BackTalk: Metatasking vs. Multitasking

By Devin Zimmerman

During a recent episode of National Public Radio's The Infinite Mind, I was a little surprised to hear experts speak out against “multitasking” and its tendency to decrease quality and, in some cases, produce disastrous, even fatal consequences, such as car accidents.

It seems to me we're inundated with the opposite message these days: multitasking is just the way it is; technology has made it so, and Millennials love to do it. Of course, it's also said Millennials have short attention spans because of it.

Wider focus

If you're a dedicated multitasker, you're certainly not alone. A 2005 Kaiser Family Foundation report found that 61 percent of respondents said they did any combination of the following most of the time or some of the time while they did their homework: “talk on the phone, instant message, watch TV, listen to music, or surf the web for fun.”

I admit I have a love/hate relationship with multitasking. My personal philosophy, derived from the East, teaches mindfulness, focusing thoroughly and deeply on what I am doing at one time. My lifestyle, however, is rooted in the West, so I like to do lots of things, and I don't have time to do them all. Even as I type this I'm logged in to a couple of IM accounts, my email inbox is open, and I have seven other windows up with various articles, a RefWorks account, and, well, it would just be another task to check what else I'm multitasking.

Focused multitasking

For me, as is often the case, the middle path holds the answer: focused multitasking, or metatasking, as I call it. Metatasking is a process that involves undertaking any number of tasks that ultimately accomplish one primary objective.

As many institutions continue to move toward information commons and collaborative learning models, encouraging metatasking—that is deep, focused multitasking—makes sense. Ignoring or even blocking access to multitasking technologies in favor of a single-task approach in information literacy classes merely tells students that we are either unaware of emerging technologies that can improve learning or that we're obstinately opposed to them.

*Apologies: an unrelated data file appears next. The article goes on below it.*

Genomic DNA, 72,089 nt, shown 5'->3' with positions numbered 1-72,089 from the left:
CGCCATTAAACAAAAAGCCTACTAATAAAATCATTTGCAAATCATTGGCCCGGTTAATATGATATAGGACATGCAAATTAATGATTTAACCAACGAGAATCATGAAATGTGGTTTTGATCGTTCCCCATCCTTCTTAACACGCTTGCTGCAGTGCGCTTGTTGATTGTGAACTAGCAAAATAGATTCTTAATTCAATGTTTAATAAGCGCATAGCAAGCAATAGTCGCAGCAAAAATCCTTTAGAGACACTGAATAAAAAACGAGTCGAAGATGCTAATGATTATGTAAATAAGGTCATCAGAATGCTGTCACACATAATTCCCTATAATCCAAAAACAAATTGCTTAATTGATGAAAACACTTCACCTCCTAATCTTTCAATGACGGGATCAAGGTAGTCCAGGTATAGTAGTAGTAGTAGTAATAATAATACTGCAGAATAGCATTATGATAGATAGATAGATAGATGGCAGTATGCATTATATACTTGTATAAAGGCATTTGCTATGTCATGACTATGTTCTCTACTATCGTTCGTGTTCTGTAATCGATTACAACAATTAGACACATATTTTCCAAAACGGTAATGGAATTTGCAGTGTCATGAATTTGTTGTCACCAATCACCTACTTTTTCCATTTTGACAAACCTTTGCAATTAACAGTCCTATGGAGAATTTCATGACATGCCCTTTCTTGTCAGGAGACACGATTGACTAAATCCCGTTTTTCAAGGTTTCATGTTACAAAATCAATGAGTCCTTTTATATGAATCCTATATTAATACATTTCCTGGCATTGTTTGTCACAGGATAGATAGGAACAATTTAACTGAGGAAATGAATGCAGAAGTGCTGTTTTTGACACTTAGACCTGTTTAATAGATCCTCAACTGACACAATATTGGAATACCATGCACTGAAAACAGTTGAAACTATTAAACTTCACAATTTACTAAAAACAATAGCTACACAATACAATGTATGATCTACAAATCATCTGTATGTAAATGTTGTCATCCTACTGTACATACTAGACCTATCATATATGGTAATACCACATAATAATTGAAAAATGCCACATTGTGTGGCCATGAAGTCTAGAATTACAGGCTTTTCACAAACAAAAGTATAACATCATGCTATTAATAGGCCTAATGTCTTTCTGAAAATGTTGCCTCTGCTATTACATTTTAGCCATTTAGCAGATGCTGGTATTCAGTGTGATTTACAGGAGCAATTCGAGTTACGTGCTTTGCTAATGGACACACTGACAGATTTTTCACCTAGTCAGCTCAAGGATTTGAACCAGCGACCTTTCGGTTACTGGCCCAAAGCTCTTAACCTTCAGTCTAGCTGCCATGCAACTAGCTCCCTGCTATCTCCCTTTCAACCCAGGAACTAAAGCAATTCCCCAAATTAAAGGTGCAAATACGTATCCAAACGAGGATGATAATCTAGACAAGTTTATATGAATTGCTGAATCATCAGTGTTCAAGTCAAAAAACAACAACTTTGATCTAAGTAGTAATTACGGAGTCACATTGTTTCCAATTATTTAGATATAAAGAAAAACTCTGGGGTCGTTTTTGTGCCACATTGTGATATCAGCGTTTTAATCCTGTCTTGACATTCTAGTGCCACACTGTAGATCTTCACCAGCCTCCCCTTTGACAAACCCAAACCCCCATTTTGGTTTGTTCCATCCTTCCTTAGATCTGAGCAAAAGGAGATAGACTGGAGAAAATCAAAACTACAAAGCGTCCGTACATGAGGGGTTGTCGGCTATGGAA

If you're teaching a student how to use a library database, why not show them how to have, for example, RefWorks open in another window to help organize citations, a word processor open in another to take notes, and perhaps even a chat window available for discussion with others about the articles?

It is true that, without guidance, this kind of multitasking can result in distraction and poor attention to any one task. The key is to step up and offer that guidance, to explain clearly what the central task is and how each piece contributes to accomplishing that central task.


In today's information-rich world, quality is often a function of time and labor. If it's a choice between a great reference book sitting on your shelf that your students can't check out and have to trek all the way across the city or campus to look at vs. something similar they can easily get online, even if it is not as great a resource, we already know which version patrons will choose. The term informavore has been bandied around to describe the role of information-seekers these days. But, in our information-gathering world, it simply makes sense for us to want to accomplish as much as we can and to use the technologies we have available to do so. We all do this in one way or another.

It's wrong to assume automatically that today's metatasking Millennials are unfocused. They're just optimizing. Our students today are often simultaneously burdened with a full course load, jobs, families, personal lives, and more. It shouldn't surprise anyone that they try to get the best results in the least amount of time or with the least amount of effort.

As teachers, however, we must realize that we have some influence over the information-gathering equation, and we can help students make effective choices.

One size does not fit all

Of course, every classroom has a variety of learners and is often different for each user. Personally, I'm a kinesthetic learner. I want to grab and manipulate any device that's in front of me. At a computer, I tend to click on anything and everything to see what happens.

For some students, the single task of searching the catalog can be isolated for demonstration purposes; but for others, taken out of context from the entire research process, it can be confusing. Guiding students deeper into the process requires seeing information literacy from their perspective. From our perspective, however, we should recognize that the tug of war between focusing and yearning to do everything at once is now all too common and will only increase. We must be mindful that library research is rarely, if ever, a linear process. And, as educators, we must embrace what technology hath wrought.

Author Information
Devin Zimmerman is Information Literacy Coordinator, Texas State University, San Marcos.
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